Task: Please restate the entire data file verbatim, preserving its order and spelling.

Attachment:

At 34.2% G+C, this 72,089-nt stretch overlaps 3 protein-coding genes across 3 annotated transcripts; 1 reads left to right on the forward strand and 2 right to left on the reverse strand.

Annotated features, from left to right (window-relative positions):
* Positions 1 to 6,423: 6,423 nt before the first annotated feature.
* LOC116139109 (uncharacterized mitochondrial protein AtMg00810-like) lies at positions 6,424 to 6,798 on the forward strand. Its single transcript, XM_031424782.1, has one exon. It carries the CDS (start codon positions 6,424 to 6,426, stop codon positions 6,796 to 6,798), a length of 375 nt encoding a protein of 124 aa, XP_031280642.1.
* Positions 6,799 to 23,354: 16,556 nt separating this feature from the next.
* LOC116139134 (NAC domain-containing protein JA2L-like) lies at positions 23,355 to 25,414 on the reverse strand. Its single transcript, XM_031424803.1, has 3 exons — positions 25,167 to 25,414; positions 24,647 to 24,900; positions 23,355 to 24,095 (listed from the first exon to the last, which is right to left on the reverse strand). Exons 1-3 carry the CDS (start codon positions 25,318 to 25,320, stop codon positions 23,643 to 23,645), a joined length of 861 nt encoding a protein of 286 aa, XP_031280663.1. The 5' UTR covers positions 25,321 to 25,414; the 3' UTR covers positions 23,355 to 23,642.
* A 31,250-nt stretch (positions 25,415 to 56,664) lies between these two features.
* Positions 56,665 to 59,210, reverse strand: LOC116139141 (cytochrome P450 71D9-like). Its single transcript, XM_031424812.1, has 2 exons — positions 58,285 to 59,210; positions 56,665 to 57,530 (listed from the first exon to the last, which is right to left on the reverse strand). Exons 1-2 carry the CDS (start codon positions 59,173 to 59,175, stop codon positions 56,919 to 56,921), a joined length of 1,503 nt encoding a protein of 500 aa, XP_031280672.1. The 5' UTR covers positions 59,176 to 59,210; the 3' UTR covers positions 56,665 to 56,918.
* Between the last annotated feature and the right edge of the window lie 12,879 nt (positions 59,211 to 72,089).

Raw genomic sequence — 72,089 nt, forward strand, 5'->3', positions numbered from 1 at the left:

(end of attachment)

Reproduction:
At 34.2% G+C, this 72,089-nt stretch overlaps 3 protein-coding genes across 3 annotated transcripts; 1 reads left to right on the forward strand and 2 right to left on the reverse strand.

Annotated features, from left to right (window-relative positions):
* Positions 1 to 6,423: 6,423 nt before the first annotated feature.
* LOC116139109 (uncharacterized mitochondrial protein AtMg00810-like) lies at positions 6,424 to 6,798 on the forward strand. Its single transcript, XM_031424782.1, has one exon. It carries the CDS (start codon positions 6,424 to 6,426, stop codon positions 6,796 to 6,798), a length of 375 nt encoding a protein of 124 aa, XP_031280642.1.
* Positions 6,799 to 23,354: 16,556 nt separating this feature from the next.
* LOC116139134 (NAC domain-containing protein JA2L-like) lies at positions 23,355 to 25,414 on the reverse strand. Its single transcript, XM_031424803.1, has 3 exons — positions 25,167 to 25,414; positions 24,647 to 24,900; positions 23,355 to 24,095 (listed from the first exon to the last, which is right to left on the reverse strand). Exons 1-3 carry the CDS (start codon positions 25,318 to 25,320, stop codon positions 23,643 to 23,645), a joined length of 861 nt encoding a protein of 286 aa, XP_031280663.1. The 5' UTR covers positions 25,321 to 25,414; the 3' UTR covers positions 23,355 to 23,642.
* A 31,250-nt stretch (positions 25,415 to 56,664) lies between these two features.
* Positions 56,665 to 59,210, reverse strand: LOC116139141 (cytochrome P450 71D9-like). Its single transcript, XM_031424812.1, has 2 exons — positions 58,285 to 59,210; positions 56,665 to 57,530 (listed from the first exon to the last, which is right to left on the reverse strand). Exons 1-2 carry the CDS (start codon positions 59,173 to 59,175, stop codon positions 56,919 to 56,921), a joined length of 1,503 nt encoding a protein of 500 aa, XP_031280672.1. The 5' UTR covers positions 59,176 to 59,210; the 3' UTR covers positions 56,665 to 56,918.
* Between the last annotated feature and the right edge of the window lie 12,879 nt (positions 59,211 to 72,089).

Raw genomic sequence — 72,089 nt, forward strand, 5'->3', positions numbered from 1 at the left: